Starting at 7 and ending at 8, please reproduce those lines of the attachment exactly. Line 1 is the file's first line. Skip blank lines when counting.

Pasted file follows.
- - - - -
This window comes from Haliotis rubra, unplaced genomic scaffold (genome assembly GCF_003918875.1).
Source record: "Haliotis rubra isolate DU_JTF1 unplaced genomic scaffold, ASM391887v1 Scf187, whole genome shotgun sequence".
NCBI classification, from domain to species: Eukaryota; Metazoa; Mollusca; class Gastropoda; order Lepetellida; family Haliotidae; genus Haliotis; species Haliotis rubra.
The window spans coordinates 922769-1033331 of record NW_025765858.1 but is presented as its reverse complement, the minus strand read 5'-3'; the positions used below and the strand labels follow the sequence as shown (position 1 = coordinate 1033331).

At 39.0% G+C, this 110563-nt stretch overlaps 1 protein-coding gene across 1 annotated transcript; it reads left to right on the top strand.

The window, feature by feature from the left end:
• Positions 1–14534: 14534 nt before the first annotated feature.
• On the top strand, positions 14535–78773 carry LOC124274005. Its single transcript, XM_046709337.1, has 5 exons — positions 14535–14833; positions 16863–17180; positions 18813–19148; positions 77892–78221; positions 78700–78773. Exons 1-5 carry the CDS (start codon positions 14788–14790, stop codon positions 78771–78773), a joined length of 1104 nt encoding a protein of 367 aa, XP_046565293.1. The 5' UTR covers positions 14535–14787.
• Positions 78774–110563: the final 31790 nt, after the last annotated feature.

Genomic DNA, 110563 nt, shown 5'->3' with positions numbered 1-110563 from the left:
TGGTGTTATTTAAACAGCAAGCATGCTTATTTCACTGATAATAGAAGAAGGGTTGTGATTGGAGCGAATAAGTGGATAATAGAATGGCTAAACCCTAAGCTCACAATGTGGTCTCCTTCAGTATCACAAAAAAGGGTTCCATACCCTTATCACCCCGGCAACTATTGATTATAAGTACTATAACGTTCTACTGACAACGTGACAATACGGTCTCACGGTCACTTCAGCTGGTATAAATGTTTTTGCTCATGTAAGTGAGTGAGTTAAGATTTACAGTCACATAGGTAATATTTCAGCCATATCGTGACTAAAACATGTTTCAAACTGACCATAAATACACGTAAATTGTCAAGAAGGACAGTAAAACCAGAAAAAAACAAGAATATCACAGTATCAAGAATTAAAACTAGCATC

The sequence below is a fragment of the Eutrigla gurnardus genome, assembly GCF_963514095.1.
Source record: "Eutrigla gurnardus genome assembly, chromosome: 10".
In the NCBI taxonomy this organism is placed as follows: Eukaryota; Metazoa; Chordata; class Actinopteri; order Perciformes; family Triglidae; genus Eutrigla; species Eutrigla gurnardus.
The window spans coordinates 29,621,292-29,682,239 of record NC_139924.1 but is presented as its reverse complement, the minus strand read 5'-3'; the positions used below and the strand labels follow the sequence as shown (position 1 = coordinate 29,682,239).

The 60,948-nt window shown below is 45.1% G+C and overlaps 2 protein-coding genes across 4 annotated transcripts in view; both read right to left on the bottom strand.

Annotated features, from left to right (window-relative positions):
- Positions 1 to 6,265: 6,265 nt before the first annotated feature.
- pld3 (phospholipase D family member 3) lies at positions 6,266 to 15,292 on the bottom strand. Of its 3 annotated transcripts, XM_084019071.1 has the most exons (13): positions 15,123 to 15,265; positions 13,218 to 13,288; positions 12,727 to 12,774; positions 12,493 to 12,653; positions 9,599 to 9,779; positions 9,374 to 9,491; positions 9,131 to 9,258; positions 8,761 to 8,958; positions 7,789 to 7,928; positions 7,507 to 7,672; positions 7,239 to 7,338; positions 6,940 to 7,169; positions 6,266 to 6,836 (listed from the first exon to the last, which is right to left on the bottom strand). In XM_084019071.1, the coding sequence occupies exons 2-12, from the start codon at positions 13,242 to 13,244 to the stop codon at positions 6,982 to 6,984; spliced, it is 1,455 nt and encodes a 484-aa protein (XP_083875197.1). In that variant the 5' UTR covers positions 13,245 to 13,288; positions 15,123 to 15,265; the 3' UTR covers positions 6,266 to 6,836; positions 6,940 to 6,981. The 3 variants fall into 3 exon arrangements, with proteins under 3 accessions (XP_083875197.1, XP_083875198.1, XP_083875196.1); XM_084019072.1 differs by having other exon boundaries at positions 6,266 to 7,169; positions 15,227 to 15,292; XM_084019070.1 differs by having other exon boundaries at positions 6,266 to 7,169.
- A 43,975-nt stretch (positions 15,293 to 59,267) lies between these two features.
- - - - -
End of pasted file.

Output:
• Positions 1–14534: 14534 nt before the first annotated feature.
• On the top strand, positions 14535–78773 carry LOC124274005. Its single transcript, XM_046709337.1, has 5 exons — positions 14535–14833; positions 16863–17180; positions 18813–19148; positions 77892–78221; positions 78700–78773. Exons 1-5 carry the CDS (start codon positions 14788–14790, stop codon positions 78771–78773), a joined length of 1104 nt encoding a protein of 367 aa, XP_046565293.1. The 5' UTR covers positions 14535–14787.